During the summer holidays, Blackpool families had access to activities and healthy food at five areas in the town.
As school holidays can be a challenging time for families, especially for those who rely on free school meals, the Blackpool Opportunity Area funded free activities and food for local children and young people.
Evidence suggests that attending extracurricular activities can have a positive impact on children’s educational, health and wellbeing outcomes. Co-ordinated by the Public Health team at Blackpool Council, the pilot scheme aimed to help families access these opportunities during the summer holidays.
The summer programme was on offer at Claremont, Revoe, Mereside and Talbot and Brunswick children’s centres, as well as the community hub for Grange Park, @theGrange.
Working with partners ranging from Sport Blackpool, Blackpool FC Community Trust and the youth facility, the Magic Club, and many more, children and their families had the opportunity to socialise, get active together, and learn new skills as well as having access to healthy and nutritious food.
The project was aimed at five of the most deprived areas in Blackpool in a bid to target children and young people that are disadvantaged, and vulnerable to exclusion and absence.
The sessions were well attended and feedback suggests that families enjoyed taking part in the range of activities which included sport, dance, arts, crafts and drama.
The five areas offered the same programme of activities, whereas the Boat House provided a bespoke programme which consisted of residential experiences.
A group of 30 youngsters from the Boat House took part in a street dance project during the summer, which focused on some of the issues facing young people in Blackpool. These included homelessness, child exploitation, crime and gang culture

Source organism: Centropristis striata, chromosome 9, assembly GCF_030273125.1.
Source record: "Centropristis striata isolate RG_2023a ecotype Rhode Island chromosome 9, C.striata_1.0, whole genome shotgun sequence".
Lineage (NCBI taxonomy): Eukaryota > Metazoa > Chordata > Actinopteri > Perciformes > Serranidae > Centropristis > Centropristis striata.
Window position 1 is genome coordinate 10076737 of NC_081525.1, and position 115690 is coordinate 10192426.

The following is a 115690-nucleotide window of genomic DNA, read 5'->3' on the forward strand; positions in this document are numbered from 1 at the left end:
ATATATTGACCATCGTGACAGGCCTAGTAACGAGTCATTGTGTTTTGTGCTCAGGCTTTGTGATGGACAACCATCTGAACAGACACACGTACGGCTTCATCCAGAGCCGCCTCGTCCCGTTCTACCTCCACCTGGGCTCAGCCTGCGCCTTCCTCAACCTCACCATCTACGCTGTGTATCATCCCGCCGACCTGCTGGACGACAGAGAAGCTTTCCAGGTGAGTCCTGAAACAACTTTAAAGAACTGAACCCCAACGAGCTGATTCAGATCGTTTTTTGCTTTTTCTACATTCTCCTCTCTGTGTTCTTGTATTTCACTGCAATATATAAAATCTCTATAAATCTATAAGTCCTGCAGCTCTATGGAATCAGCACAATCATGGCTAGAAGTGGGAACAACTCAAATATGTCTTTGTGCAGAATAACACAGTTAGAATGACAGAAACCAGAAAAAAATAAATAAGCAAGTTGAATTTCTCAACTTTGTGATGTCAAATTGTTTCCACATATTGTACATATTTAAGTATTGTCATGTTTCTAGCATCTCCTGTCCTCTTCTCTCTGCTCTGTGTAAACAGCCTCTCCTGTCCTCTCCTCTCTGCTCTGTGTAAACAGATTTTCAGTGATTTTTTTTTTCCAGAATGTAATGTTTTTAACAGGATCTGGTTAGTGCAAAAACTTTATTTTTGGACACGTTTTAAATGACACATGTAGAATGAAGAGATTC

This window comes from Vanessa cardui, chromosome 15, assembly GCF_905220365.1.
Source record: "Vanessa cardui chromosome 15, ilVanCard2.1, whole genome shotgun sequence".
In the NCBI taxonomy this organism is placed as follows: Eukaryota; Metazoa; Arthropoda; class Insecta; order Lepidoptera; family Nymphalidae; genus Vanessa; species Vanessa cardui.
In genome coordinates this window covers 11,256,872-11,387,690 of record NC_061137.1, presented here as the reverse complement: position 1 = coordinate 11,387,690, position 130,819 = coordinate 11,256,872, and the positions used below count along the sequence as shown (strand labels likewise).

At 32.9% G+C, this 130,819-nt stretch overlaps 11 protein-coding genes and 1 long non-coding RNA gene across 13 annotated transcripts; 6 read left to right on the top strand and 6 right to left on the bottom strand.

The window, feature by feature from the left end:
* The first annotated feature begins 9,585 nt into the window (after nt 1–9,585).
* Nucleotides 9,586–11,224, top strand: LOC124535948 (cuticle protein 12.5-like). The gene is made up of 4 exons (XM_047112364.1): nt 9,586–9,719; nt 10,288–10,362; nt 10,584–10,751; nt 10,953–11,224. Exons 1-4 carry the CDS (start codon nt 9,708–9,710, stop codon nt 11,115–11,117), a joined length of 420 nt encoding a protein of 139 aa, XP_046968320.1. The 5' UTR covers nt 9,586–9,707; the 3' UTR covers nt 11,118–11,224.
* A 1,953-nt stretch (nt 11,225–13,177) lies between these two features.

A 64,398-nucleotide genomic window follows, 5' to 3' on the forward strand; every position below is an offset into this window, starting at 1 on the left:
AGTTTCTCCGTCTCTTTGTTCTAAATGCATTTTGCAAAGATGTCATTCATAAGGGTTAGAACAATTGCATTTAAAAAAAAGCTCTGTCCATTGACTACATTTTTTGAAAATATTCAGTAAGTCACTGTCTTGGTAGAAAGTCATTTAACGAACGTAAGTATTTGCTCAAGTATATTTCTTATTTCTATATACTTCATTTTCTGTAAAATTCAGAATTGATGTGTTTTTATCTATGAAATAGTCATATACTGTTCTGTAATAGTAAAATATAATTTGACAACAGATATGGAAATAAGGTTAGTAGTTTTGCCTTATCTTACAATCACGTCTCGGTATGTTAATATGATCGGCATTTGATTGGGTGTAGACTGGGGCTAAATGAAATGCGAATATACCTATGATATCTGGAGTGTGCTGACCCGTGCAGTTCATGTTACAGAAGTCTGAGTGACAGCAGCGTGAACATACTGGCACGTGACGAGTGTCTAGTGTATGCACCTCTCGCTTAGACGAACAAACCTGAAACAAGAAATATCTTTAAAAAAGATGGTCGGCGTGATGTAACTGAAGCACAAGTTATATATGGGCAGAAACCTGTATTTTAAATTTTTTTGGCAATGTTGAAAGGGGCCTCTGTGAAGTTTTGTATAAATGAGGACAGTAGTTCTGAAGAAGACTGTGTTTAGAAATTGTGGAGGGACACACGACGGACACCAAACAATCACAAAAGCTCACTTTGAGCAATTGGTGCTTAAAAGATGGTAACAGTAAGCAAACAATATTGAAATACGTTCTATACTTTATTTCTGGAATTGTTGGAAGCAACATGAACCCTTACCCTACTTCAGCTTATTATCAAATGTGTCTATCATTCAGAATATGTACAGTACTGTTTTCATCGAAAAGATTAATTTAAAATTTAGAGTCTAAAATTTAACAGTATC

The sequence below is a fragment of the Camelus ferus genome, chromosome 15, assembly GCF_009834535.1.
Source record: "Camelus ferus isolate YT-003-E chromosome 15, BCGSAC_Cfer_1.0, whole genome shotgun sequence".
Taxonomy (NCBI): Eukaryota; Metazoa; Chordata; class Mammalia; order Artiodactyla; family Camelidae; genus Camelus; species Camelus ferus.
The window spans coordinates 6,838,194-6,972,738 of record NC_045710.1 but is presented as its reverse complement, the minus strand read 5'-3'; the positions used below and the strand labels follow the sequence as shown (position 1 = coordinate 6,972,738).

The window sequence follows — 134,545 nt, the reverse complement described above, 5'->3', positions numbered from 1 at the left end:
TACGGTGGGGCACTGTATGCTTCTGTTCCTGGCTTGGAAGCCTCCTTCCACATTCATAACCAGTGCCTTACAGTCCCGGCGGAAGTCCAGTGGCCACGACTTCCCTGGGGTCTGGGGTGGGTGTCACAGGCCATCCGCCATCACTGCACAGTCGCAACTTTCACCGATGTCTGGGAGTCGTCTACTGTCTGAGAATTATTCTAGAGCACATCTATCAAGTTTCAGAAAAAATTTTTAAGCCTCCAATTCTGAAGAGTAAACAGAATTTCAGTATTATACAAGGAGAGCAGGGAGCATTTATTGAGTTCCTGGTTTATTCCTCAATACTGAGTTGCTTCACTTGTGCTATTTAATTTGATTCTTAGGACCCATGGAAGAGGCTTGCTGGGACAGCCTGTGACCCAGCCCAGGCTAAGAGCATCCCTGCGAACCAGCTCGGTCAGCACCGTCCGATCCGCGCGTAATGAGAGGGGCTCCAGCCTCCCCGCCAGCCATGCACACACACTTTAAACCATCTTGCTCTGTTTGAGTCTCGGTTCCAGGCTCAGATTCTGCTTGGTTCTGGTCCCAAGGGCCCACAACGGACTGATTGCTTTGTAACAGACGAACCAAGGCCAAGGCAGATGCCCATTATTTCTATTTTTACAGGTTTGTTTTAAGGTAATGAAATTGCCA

Through dance, song and visual theatre, the young people (some of whom were funded from the OA) were able to experience the consequences of these issues as well as learn how to recognise the signs and find alternatives.
Another group of young people from the Boathouse enjoyed a series of day trips and activities throughout the summer. Part funded by the OA, the group visited Sandcastle Waterpark, the Blackpool Tower Circus and the Adventure Dock in Liverpool.
The youngsters faced their fears of water and heights. One of the young participants, Josh, has a phobia of water. Whilst at the Adventure Dock he fell in and panicked. After being helped out by staff, he carried on enjoying himself – so much so that he decided to jump in from the 15ft diving platform into the water.
He said: “When I first fell in I was really scared but the leaders helped me realise that there was nothing to be frightened of because I had my buoyancy aid on. I fell in a few more times before I did the jump and that boosted my confidence.
“Then, there I was at the top of the diving platform with all my friends jumping in and egging me on to do the same. I just did it and loved it.”